Thirty-Minute Theatre Writer: Friedrich Dürrenmatt; Translated by: Robert David MacDonald; Producer: Innes Lloyd; Director: Rudolph Cartier
Thirty-Minute Theatre was a drama strand instigated by the BBC to return shorter plays, transmitted live, to the television schedules.1 It began in October 1965 with a version of Roald Dahl’s Parson’s Pleasure, and ultimately produced over 250 dramas, although by the end of 1968 the live element was had been entirely dropped. 1969’s Conversation at Night was director Rudolph Cartier’s fourth entry into the BBC2 anthology, following Brainscrew in 1966, The News-Benders in 1968, and the Hitler segment of the These Men Are Dangerous trilogy from earlier in 1969.2 It was Cartier’s last production under BBC contract as he returned to freelance work thereafter.3
The short play was written by leading post-war Swiss dramatist Friedrich Dürrenmatt, who is best known for his full-length satirical stage dramas The Visit and The Physicists. Conversation at Night started out as a German radio play in 1952 and transferred to the Munich stage the same year. It came to Britain as a radio play first, translated and produced by Christopher Holme for the BBC’s Third Programme in 1963.4 The stage version premiered in London in 1966. For television, the play was translated by Robert David MacDonald and produced by Innes Lloyd.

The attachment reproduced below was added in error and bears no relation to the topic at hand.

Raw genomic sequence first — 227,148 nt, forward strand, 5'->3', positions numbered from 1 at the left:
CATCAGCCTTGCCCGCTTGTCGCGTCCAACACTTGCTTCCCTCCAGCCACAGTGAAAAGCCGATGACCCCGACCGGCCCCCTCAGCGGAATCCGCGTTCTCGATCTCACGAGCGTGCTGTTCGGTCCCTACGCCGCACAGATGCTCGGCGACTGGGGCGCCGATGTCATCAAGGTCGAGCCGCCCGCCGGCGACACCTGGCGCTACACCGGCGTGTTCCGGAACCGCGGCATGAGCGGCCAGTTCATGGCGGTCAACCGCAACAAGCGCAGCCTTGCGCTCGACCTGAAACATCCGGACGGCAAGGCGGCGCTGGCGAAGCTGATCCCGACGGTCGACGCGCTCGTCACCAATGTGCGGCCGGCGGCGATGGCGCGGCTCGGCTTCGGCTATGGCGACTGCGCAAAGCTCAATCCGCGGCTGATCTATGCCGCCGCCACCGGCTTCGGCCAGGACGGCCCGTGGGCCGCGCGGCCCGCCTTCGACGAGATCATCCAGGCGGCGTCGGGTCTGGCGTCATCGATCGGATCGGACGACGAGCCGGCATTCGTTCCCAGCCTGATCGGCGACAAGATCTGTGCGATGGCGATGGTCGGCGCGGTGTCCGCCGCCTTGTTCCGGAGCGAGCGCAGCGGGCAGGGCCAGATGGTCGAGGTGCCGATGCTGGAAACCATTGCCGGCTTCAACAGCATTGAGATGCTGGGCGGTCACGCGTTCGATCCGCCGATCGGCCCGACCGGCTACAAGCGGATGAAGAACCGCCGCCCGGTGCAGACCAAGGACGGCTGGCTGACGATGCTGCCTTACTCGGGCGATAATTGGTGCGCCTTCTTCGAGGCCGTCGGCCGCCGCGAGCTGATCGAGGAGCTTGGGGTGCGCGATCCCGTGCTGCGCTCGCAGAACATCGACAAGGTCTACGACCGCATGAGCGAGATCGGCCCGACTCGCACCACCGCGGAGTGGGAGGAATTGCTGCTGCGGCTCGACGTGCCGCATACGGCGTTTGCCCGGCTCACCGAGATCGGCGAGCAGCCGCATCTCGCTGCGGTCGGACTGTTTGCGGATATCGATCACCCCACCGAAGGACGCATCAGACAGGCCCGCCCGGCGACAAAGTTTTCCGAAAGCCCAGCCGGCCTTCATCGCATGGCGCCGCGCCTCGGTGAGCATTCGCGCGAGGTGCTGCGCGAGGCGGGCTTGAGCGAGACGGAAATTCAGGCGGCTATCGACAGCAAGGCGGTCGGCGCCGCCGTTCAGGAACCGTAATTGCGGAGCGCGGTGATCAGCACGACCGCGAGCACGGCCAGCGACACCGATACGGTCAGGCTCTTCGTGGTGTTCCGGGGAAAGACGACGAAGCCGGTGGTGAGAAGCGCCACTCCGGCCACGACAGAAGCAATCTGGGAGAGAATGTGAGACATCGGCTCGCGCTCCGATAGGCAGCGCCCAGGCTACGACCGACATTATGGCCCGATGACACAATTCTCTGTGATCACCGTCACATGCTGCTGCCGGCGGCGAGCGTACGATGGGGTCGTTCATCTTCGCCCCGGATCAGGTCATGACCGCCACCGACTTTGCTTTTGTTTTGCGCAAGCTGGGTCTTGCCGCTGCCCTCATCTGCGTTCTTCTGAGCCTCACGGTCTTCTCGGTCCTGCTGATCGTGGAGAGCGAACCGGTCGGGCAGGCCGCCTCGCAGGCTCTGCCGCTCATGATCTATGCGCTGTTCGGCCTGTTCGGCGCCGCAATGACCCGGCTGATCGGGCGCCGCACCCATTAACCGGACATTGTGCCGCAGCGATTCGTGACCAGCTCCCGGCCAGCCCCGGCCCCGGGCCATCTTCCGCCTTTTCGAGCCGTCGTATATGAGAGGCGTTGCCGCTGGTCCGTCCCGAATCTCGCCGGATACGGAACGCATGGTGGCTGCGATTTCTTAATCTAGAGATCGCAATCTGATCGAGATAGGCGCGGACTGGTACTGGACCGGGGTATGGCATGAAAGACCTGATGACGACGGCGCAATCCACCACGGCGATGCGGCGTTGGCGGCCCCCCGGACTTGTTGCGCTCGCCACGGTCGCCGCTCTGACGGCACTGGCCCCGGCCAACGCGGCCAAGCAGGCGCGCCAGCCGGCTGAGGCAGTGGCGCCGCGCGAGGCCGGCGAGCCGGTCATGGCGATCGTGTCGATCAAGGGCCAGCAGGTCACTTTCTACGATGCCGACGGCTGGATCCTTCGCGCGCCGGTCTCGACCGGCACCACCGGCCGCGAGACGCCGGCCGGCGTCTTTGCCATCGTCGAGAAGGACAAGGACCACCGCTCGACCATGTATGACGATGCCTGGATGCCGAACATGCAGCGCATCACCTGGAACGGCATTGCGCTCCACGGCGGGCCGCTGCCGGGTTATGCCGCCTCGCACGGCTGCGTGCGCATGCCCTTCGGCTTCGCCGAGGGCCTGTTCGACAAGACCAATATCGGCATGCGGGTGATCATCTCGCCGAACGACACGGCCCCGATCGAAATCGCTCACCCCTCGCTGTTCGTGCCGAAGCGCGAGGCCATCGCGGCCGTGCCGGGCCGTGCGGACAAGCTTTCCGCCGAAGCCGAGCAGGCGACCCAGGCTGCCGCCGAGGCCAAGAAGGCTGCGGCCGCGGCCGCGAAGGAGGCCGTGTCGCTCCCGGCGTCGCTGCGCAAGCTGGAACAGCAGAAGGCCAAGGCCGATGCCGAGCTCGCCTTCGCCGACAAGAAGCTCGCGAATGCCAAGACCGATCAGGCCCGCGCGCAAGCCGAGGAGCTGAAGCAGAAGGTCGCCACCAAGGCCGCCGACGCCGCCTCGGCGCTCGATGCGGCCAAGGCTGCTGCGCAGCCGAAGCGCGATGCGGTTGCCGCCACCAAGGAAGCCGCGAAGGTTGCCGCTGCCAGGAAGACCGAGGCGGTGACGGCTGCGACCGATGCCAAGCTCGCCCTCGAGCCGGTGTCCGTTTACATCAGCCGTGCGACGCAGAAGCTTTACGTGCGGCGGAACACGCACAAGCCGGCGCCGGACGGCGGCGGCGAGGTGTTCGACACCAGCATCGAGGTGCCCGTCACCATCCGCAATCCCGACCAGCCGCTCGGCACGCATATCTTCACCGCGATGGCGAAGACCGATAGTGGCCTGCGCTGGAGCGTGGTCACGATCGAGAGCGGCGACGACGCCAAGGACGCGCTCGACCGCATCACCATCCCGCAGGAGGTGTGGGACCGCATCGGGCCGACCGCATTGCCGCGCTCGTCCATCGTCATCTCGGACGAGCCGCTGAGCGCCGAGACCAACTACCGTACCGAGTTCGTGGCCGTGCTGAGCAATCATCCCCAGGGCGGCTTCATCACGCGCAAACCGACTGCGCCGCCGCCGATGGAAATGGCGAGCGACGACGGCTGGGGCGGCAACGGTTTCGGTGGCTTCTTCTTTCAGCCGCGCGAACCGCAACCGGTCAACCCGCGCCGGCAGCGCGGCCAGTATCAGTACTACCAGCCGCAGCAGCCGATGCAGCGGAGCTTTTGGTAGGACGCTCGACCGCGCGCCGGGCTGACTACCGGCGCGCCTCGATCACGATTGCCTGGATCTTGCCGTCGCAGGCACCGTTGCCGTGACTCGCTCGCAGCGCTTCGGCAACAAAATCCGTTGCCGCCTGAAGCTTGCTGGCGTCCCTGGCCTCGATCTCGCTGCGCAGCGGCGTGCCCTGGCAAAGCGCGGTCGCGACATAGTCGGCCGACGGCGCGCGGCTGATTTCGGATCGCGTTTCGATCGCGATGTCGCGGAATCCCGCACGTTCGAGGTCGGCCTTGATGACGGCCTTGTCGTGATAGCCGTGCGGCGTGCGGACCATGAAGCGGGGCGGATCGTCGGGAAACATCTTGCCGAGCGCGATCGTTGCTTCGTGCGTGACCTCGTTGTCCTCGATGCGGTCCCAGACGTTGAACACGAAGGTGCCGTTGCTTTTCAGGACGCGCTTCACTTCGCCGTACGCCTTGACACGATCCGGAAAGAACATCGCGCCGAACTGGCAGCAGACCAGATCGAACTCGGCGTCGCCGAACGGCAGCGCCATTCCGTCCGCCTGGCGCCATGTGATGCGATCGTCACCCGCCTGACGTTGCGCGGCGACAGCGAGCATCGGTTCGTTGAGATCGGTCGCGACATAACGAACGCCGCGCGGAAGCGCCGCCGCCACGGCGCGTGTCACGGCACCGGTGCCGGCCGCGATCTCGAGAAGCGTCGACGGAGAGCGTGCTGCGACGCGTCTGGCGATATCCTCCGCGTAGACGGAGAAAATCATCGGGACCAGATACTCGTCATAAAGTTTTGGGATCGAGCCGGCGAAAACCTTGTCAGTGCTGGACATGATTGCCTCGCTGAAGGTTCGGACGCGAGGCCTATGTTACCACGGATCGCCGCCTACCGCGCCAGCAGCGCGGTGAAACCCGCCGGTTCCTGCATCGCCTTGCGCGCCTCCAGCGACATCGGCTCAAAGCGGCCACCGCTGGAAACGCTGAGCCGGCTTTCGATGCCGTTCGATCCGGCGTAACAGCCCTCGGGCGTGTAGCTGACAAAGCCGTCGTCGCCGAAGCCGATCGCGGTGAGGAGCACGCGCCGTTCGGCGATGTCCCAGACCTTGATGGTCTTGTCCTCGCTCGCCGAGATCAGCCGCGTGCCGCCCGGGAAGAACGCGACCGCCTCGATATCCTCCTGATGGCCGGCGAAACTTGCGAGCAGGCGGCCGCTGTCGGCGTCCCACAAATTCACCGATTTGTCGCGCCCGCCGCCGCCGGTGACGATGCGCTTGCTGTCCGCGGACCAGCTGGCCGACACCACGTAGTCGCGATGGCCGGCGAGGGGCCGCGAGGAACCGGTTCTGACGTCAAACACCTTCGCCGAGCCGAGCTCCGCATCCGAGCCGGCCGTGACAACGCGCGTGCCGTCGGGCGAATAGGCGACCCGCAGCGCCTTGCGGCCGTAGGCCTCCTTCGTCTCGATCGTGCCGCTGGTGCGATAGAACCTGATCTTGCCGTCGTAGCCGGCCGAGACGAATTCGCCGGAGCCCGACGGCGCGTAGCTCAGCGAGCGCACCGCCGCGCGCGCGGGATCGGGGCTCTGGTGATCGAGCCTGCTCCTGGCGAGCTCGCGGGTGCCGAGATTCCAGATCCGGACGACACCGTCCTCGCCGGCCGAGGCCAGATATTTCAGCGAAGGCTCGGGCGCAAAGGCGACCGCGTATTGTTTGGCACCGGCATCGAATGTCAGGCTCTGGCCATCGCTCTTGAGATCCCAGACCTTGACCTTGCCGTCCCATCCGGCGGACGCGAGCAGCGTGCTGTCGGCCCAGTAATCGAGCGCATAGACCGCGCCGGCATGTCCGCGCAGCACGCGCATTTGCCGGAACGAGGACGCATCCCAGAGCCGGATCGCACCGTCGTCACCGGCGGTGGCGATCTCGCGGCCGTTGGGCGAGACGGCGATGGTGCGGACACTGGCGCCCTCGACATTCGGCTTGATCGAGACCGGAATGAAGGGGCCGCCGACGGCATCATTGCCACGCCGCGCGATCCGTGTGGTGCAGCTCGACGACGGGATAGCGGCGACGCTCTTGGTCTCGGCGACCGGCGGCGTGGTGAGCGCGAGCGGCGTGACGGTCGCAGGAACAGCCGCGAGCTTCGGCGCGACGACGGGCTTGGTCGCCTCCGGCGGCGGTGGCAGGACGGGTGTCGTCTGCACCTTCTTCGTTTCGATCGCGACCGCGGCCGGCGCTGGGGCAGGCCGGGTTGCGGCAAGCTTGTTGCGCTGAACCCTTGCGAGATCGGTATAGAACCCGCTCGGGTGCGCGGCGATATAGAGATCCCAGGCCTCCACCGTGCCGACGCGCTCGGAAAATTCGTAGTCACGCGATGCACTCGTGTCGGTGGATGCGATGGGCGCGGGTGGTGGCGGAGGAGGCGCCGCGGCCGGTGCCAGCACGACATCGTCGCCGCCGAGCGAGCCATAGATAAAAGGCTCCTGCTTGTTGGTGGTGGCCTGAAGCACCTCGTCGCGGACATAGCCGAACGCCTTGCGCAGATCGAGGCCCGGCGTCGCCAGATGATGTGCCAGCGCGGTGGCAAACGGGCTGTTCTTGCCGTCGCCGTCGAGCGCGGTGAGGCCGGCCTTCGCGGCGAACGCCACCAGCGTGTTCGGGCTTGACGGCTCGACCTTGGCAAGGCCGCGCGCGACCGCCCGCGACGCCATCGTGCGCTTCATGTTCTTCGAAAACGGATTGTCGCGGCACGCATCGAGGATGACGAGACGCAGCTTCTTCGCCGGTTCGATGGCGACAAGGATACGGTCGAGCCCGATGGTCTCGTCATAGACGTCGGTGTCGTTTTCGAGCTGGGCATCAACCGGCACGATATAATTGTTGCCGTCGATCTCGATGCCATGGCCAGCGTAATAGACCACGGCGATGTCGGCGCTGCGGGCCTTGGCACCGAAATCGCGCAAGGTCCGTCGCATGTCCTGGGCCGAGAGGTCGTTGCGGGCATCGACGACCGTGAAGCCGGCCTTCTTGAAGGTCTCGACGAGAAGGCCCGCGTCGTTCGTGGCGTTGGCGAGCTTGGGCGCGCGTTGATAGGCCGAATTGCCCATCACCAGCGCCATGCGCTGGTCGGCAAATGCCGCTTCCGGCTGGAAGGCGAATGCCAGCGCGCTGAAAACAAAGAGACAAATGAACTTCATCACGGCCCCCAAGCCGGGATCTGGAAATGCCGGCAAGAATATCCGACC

The play is a duologue between a prominent liberal writer in an unnamed European dictatorship and the state assassin. Confronted in his own study, the writer attempts to defend his freedom of expression in the face of the assassin’s advocacy of the status quo. The play is more than a Platonic dialogue however, also discussing “what the executioner calls ‘the art of dying’, of accepting death without rebellion, bitterness or terror”, as The Times reported, with the writer ultimately able to accept his demise with a quiet dignity.5
When it came to casting, Cartier secured the coup of engaging both John Gielgud and Alec Guinness, with the latter giving his first full television performance. Gielgud played the writer and Guinness the assassin. Charles Castle, Cartier’s assistant at the time, gave an insight into the play’s casting upon Cartier’s death in 1994:
In 1969 Cartier was offered the script of Conversation at Night, a 30-minute play by Friedrich Durrenmatt about the assassination of a political figure. I suggested asking John Gielgud to play the part of the assassin [sic]. Cartier said he would be frightened to direct Gielgud, but Gielgud rang immediately on receiving the script to express interest in the project, and suggested that Alec Guinness should play the other part.